Monday, March 22, 2010

day eighty-two: developing morning routines preschoolers

“Mom said she set the timer for half an hour, but I think she made a mistake. Finally, I got to get up, and I made my bed.” from “Jonathan’s Journal”

I have talked in length on this blog about Preventive Parenting—doing those behaviors ahead of time that cause things to go more smoothly with our children later—giving children the expectations ahead of time, discussing things with our kids in order to create “learning hooks” that our children can relate back to in future situations, setting up workable schedules and routines that provide consistency and predictability for our children, and more. Today’s excerpt from “Jonathan’s Journal” is more about those Preventive Parenting ideals.

First of all, this excerpt reiterates what I described a couple of days ago—that parents, not the child, determine the child’s schedule. Again, this provides safety for the child (i.e. as in the child not being up unsupervised at night or in the mornings), but it also provides predictability for the child—and a framework for Mom to build her schedule around. How can Mom possibly know if she is going to have an hour to get kids up and ready, spend time talking, and put them on the bus if she doesn’t know when the littles will be up demanding her time and attention? Likewise, how can a homeschooling Mom know that she will have thirty minutes for Bible and character before her olders start their chores if the preschoolers and toddlers may or may not be up and around?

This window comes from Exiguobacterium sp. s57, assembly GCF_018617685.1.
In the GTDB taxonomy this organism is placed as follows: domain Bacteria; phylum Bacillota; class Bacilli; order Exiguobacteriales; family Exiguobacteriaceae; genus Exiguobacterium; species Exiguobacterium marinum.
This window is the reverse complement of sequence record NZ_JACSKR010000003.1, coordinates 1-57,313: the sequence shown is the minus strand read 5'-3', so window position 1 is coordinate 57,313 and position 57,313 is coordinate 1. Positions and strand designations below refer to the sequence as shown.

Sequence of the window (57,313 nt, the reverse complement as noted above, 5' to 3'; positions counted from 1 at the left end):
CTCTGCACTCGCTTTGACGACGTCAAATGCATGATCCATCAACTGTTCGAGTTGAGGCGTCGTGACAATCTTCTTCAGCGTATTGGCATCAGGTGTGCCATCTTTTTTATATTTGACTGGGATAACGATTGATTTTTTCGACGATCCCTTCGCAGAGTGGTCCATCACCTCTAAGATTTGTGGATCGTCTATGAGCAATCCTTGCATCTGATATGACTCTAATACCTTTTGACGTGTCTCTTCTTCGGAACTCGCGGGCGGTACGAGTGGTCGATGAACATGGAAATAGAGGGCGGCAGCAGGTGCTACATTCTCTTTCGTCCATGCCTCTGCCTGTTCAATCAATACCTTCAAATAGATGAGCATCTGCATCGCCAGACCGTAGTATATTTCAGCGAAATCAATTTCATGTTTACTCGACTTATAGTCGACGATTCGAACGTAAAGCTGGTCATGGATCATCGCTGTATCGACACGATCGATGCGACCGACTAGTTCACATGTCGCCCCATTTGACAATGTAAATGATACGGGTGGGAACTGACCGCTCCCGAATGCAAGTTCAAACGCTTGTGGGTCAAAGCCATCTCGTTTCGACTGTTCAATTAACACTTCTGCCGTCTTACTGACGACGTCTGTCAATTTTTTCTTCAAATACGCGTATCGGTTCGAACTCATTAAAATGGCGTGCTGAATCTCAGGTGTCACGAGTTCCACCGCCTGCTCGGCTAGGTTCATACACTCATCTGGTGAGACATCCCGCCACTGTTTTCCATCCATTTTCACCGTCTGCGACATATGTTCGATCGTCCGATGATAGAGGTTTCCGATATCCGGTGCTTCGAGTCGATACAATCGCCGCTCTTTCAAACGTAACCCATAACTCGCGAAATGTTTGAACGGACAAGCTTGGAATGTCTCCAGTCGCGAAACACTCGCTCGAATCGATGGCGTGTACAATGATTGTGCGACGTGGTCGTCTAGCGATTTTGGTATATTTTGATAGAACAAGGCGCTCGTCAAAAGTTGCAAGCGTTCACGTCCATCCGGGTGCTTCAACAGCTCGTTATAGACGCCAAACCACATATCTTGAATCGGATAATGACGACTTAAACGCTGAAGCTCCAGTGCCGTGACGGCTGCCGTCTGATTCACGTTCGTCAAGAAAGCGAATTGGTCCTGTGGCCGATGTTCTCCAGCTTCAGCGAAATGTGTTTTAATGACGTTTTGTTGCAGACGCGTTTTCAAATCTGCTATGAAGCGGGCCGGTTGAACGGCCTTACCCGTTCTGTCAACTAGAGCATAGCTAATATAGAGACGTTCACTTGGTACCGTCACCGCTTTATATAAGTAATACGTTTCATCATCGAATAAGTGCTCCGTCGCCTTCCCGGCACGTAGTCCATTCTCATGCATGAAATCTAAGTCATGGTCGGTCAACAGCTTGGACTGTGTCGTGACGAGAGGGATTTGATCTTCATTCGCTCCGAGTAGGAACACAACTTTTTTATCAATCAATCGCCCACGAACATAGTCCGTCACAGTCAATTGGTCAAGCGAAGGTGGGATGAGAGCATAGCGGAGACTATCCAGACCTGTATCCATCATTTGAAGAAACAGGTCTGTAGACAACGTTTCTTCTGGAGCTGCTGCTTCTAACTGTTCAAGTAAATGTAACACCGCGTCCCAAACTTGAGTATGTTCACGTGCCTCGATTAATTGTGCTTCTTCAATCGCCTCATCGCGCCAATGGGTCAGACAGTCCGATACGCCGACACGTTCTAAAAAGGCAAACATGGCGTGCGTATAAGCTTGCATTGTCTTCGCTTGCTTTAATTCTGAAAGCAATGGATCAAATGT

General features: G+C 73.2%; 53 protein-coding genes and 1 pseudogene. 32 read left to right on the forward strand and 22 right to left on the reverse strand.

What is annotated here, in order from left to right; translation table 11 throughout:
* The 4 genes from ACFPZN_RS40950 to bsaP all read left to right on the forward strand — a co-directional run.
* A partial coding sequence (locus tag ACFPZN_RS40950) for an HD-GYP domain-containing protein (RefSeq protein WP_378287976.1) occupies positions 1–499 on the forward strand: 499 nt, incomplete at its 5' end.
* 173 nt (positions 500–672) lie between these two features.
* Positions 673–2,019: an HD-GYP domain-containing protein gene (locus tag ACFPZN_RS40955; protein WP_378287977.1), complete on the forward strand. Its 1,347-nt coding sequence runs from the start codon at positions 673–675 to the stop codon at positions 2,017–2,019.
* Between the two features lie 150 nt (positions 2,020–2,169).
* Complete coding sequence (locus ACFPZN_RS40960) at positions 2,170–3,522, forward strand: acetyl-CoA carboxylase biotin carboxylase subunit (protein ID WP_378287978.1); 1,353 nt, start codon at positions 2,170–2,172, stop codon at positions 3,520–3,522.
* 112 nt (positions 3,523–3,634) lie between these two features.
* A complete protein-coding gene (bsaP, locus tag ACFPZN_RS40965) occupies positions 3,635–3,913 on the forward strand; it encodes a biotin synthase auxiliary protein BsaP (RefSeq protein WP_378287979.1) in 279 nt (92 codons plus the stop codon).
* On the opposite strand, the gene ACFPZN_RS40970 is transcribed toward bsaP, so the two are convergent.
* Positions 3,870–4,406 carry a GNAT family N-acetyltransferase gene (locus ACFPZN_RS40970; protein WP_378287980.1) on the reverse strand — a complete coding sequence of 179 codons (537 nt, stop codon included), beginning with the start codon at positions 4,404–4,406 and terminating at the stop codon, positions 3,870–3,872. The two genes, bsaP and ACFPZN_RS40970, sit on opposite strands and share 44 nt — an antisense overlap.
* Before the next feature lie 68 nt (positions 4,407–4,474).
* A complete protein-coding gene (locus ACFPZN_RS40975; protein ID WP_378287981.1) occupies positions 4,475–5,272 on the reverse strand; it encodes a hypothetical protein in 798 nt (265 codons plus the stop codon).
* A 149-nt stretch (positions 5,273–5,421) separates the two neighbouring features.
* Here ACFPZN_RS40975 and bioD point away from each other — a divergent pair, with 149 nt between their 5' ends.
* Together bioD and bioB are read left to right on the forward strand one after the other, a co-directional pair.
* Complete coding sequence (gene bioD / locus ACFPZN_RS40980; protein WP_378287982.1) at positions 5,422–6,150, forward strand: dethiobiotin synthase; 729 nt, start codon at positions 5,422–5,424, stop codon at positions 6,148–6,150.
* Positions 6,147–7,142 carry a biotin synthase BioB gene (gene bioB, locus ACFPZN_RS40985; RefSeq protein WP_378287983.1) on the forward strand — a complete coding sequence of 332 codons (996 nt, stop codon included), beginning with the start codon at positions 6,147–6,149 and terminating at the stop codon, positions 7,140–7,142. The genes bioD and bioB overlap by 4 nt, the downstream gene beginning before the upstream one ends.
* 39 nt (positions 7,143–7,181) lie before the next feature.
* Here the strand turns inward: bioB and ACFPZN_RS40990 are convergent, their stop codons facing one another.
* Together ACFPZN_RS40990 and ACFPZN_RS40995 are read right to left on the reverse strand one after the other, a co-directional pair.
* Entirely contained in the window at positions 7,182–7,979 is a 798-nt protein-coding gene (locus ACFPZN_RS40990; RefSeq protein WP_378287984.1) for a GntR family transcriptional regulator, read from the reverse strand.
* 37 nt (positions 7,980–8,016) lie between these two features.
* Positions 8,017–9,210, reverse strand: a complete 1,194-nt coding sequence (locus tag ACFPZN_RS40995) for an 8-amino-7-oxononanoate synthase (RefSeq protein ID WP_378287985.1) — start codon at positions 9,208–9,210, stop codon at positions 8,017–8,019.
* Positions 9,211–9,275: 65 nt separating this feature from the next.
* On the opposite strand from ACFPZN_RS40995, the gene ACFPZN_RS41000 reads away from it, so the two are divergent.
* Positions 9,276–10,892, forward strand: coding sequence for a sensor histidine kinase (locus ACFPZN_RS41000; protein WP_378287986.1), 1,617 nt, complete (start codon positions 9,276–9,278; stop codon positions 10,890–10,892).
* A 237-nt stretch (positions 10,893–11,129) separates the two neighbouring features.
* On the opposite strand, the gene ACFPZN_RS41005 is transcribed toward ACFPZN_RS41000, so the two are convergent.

Secondly, today’s section of the story reveals Jonathan doing something as soon as he gets up: making his bed. This was the first part of Jonathan’s “morning routine”—a Preventive Parenting tip that I discussed for all ages of children—and for those who go to school as well as those who are homeschooled.

At Jonathan’s age in the story (age five or so), he had the same exact morning routine every morning—“mess, dress, room, groom”:

1. Mess—he had to clean up any messes he had from the previous night—water cups and story tapes away; make bed; etc.

2. Dress—he had to get dressed for the day; put away his pajamas; etc.

3. Room—he had to clean his room

4. Groom—he had to brush his teeth, wash up, etc.

As the children got older, we added to this—a private devotional time in which non-readers listened to Bible story tapes and/or looked at picture Bibles and older children had picture Bibles (or Family Bible Library described in an earlier post ) assigned to them.

Additionally, we usually attached the first family chore session of the day following the morning routine. Thus, all children had one or more morning chore to do. (Stay with us—in several days, I will share a complete list of daily chore ideas and age appropriateness for them.)